At the Wawa checkout in Yardley, Bucks County, bars of Hershey-branded Cookie Layer Crunch tantalized shoppers with “dark chocolate bars with chocolate-chip cookie bits and mint creme.”
So was the new 200-calorie minty treat selling? “Not so much,” cashier Mary Beattie said.
But, she added, “when we put Reese’s up here, they really move.”
Herein lies the challenge for the Hershey Co.: how to squeeze more revenue from its brands with new flavors and a "lighter eat" as the Pennsylvania company navigates such trends as e-commerce and sugar-wary consumers.
Company CEO Michele Buck says she wants to “reignite" its core confection business while reformulating and resizing sugar-rich products and even looking beyond candy. One new product theme is the Cookie Layer Crunch, a chocolate bar with cookie bits plus caramel or creamy mint.
The transition for Hershey could be rocky financially, and the stakes are high for central Pennsylvania and the Milton Hershey School and its 2,000 poor children. That charity is the largest shareholder in the Hershey Co., with an 80 percent voting control and dividends that have helped create a $12.5 billion endowment, the largest of the nation's private boarding schools.
The school is run by a trust established more than a century ago by Milton and Catherine Hershey. About half its vast assets are shares in the company, a big exposure for a charity that would typically diversify to protect against downturns.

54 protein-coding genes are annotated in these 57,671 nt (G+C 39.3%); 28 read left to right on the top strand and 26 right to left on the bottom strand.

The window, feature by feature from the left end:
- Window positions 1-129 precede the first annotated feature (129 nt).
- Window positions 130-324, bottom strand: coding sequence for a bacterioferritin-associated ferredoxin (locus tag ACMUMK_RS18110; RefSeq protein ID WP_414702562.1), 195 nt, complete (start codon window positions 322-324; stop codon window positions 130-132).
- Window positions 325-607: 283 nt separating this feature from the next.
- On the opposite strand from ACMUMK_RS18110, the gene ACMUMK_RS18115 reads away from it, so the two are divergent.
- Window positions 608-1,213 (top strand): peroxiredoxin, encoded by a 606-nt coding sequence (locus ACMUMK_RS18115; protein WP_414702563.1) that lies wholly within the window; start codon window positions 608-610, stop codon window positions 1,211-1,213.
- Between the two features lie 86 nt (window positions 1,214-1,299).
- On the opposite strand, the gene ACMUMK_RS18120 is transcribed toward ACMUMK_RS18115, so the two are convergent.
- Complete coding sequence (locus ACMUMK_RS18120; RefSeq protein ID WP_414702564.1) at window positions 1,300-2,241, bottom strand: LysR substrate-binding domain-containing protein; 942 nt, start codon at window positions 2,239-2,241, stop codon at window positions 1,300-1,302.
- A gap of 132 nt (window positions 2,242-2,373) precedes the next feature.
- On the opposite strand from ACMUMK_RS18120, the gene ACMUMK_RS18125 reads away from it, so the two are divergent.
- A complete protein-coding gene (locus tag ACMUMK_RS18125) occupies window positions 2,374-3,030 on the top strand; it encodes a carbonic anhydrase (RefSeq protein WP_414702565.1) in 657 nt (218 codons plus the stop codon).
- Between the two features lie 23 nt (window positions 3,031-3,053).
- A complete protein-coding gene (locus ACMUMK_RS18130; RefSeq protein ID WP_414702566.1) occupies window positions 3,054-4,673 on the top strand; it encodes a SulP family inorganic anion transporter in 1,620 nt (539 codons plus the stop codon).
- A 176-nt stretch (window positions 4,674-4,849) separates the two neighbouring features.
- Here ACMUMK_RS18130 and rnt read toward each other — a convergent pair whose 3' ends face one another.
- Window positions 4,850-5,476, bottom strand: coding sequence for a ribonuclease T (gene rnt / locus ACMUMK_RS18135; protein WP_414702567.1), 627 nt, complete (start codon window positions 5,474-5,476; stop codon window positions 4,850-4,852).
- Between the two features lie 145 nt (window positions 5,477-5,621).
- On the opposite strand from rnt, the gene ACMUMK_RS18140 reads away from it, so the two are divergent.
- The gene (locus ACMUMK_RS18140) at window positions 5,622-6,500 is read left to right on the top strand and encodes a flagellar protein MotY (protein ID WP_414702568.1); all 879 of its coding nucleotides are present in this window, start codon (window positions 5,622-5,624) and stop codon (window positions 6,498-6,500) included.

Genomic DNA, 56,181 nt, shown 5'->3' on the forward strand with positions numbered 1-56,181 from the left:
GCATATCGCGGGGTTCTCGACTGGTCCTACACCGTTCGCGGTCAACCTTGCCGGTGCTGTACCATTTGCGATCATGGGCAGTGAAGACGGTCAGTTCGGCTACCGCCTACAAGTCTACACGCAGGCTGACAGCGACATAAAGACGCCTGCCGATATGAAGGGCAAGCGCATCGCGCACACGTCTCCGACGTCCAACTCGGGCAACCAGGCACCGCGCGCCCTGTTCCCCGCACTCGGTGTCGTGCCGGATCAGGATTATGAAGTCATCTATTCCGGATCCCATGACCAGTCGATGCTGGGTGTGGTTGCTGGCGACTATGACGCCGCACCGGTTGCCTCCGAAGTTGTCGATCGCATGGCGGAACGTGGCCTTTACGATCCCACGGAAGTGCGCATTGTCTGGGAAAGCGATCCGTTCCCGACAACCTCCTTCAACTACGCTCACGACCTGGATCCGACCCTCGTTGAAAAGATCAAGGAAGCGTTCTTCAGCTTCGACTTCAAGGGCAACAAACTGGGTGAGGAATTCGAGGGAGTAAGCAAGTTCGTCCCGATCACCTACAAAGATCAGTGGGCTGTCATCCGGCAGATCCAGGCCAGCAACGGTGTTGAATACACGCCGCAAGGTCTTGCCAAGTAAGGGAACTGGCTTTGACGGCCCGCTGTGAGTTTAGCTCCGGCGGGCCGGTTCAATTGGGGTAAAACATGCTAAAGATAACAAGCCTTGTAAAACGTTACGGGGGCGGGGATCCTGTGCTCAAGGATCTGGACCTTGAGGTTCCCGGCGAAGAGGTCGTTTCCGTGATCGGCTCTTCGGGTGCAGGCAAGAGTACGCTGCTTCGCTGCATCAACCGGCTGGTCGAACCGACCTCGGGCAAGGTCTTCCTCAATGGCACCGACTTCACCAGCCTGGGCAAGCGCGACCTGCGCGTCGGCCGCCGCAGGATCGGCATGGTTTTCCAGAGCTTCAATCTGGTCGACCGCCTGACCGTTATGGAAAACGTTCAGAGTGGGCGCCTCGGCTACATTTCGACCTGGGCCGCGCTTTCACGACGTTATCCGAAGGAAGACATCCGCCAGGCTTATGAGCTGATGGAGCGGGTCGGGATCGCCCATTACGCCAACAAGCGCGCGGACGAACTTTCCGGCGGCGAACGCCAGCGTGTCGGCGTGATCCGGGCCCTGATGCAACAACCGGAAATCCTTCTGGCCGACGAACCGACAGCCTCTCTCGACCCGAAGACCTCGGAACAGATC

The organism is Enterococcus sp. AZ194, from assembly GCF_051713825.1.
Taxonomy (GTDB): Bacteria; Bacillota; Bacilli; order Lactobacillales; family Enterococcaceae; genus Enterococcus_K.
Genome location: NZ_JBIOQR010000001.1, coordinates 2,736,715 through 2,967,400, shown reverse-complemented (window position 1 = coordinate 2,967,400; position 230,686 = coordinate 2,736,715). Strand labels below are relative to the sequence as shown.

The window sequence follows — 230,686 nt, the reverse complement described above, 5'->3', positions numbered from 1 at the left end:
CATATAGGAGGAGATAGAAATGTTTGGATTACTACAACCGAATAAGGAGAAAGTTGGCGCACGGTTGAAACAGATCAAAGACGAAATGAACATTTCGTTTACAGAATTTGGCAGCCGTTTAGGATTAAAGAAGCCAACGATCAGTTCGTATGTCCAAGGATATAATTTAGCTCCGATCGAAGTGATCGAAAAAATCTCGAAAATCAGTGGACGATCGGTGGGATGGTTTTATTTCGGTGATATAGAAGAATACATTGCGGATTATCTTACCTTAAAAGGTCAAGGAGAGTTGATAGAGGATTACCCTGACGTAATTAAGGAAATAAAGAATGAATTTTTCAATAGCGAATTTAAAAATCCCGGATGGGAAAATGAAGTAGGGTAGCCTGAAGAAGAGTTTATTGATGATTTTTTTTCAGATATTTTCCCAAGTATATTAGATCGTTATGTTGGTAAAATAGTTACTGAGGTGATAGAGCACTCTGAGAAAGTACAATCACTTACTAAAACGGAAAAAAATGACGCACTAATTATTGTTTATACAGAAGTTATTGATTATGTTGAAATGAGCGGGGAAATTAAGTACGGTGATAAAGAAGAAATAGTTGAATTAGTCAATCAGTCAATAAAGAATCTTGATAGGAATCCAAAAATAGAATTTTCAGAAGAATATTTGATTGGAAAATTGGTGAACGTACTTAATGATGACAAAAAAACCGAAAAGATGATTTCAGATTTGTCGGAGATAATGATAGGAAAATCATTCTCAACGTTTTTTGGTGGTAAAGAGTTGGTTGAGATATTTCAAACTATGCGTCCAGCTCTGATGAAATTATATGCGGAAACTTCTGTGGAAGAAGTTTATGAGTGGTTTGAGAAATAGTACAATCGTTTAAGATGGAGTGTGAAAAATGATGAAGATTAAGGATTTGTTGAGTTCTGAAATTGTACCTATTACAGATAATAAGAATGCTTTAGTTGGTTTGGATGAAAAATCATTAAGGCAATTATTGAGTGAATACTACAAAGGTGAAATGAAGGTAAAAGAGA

Hershey has time to adjust to consumer shifts disrupting other food companies. State lawmakers granted the company special anti-takeover protections after the trust negotiated a deal to sell it to the Wm. Wrigley Jr. Co. in 2002 to diversify its assets. The aborted deal was fiercely opposed by Hershey residents and workers.
The Hershey Trust today would need approval from the state Attorney General’s Office to sell the company, a high hurdle, given the local affection for the company and connections between the trust and former political officials who earn hundreds of thousands of dollars on the company and trust boards.
It won't be easy for Hershey. Packaged-foods companies, from the cereal-maker General Mills to Campbell Soup, have faced weak sales and declining market shares as consumers seek fresh produce and healthier products, leading to big-food mergers.
Hershey rejected a buyout offer in 2016 from the global Oreo-maker Mondelez International, which has a market capitalization about three times larger. Mondelez responded by vowing to compete more directly against Hershey in its most critical market: the United States.
“Consumers either want more healthier options or they want to indulge themselves,” said Diana Rosero-Pena, a consumer-goods analyst for Bloomberg Intelligence. Hershey, she said, has to “cater to the consumer without losing sight that they are a mainstream chocolate company.” She thinks that Hershey can do it.
Hershey’s recent annual sales growth peaked in 2012 at 9.3 percent. Then problems at Hershey’s just-acquired Shanghai Golden Monkey unit, combined with other weakness, led to an unusual 0.5 percent sales decline by 2015.
Revenue rebounded slightly in 2016, with a 0.7 percent gain. Hershey now forecasts sales gains of about 2 percent this year as it launches new flavor variations: Key lime pie-filled Twizzlers, coconut-almond Kisses, strawberry Kit Kats, and others.
But there are headwinds. More people shop online – thus fewer impulse buys at the cashier – and CVS has even warned that it would pull candy from the front of hundreds of its stores, to make room for healthier choices.